The government increased efforts to protect victims. The government reported 188 registered trafficking victims (94 sex trafficking, 25 labor trafficking, eight sex and labor trafficking, 61 uncategorized), a significant increase from 81 in 2019 and 30 in 2018. Of these victims, 21 were children (seven in 2019). The government decree on the trafficking victim identification mechanism, which established the NRM, regulated the identification and referral of victims to assistance. The decree listed the authorities responsible for identifying victims, such as police, border guards, and health professionals, the questionnaire to be completed with suspected victims, and procedural protocols. Experts expressed concern that the decree did not apply to foreign victims without legal residency. Experts also expressed concern about the lack of efforts made to identify trafficking victims among asylum-seekers and irregular migrants in Hungary. Overall, the government did not screen or adequately identify victims among vulnerable populations, such as asylum-seekers, domestic and foreign workers, unaccompanied children, children living in government-run institutions, and adults and children exploited in commercial sex. Some experts noted the need for further training for local police on the vulnerability of individuals in commercial sex to trafficking, including children, screening for trafficking indicators, and applying the non-punishment provision to trafficking victims. Furthermore, the government often did not implement a 2011 EU directive requiring authorities to treat individuals subjected to sex trafficking as trafficking victims regardless of victim consent – per the government decree, authorities required victims’ written consent for identification and access to assistance. According to NGOs, identification, referral, and assistance took place on an ad hoc basis, and NGOs and social service providers mainly based the process on their personal networks and connections. NGOs expressed the need for the government to allocate more effectively its resources, particularly in the identification and referral of victims. They also continued to criticize the lack of dedicated state funding for victim assistance services.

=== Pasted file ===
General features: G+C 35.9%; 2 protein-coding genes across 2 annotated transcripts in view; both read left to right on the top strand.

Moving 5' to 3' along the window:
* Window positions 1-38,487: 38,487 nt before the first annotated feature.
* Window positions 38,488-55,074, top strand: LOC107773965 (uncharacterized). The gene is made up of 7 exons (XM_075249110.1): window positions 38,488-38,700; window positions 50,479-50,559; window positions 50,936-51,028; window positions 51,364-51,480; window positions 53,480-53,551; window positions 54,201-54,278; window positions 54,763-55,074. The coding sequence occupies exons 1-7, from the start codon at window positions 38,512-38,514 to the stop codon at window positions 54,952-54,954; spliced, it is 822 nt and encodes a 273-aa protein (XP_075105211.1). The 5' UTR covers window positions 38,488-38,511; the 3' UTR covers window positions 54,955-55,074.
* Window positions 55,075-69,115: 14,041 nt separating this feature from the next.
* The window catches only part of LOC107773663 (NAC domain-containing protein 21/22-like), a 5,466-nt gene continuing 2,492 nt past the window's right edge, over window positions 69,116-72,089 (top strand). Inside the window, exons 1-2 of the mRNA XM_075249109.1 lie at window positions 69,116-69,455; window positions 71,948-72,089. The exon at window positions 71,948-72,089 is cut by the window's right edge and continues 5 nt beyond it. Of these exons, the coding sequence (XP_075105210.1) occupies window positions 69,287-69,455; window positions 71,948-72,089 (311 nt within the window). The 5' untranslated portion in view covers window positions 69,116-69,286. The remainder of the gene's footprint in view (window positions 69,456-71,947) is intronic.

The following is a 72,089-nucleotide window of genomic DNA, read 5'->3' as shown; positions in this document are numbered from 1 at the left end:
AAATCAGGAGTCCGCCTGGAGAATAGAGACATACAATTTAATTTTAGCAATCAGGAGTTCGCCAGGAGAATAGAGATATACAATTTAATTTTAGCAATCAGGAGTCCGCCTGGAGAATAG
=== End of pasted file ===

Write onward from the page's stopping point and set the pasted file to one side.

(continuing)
Victim assistance services remained scarce and uncoordinated, especially for foreigners and children, and exposed victims to the risk of re-victimization. In 2020, NGOs reported assisting 80 trafficking victims (58 in 2019, 79 in 2018) of which 13 were children (16 in 2019). Seventy-nine of the victims were Hungarian citizens, and one was a foreign citizen. While the NRM did not apply to foreign victims without legal residency, the government granted ad hoc approval to a government-funded NGO to provide services, such as financial support, shelter, and health care, in cases when the NGO requested it; during the reporting period, the government assisted a sex trafficking victim from Mozambique. Foreign victims could receive a 30-day reflection period to decide whether to assist law enforcement, during which they were eligible for a certificate of temporary stay for up to six months. Those who cooperated with authorities were entitled to a residence permit for the duration of their cooperation. In 2020, the government issued one temporary residence permit to the Mozambican, compared with zero in 2019.
Following the European Court of Justice’s ruling that the automatic and indefinite placement of asylum-seekers in border transit zones constituted unlawful detention, the government moved nearly 300 people to reception centers around the country and closed the transit zones. The government introduced a new asylum system in which asylum requests could only be submitted through its embassies in Belgrade or Kyiv; requests required asylum-seekers to submit a statement of intent, including general questions but excluding trafficking-specific questions. While NGOs welcomed the closure of the transit zones, they expressed concern that the new system restricted access to asylum and exacerbated the risks of trafficking among asylum-seekers. Additionally, the government once again extended the “crisis situation due to mass migration,” which authorized police to automatically remove third-country nationals, some of whom could be or could become trafficking victims, intercepted for unlawfully entering and/or staying in Hungary. Experts expressed concern that the new asylum system precluded those people already in the country’s territory and in need of international protection from applying, undermining access to asylum for those facing retribution or hardship in other countries.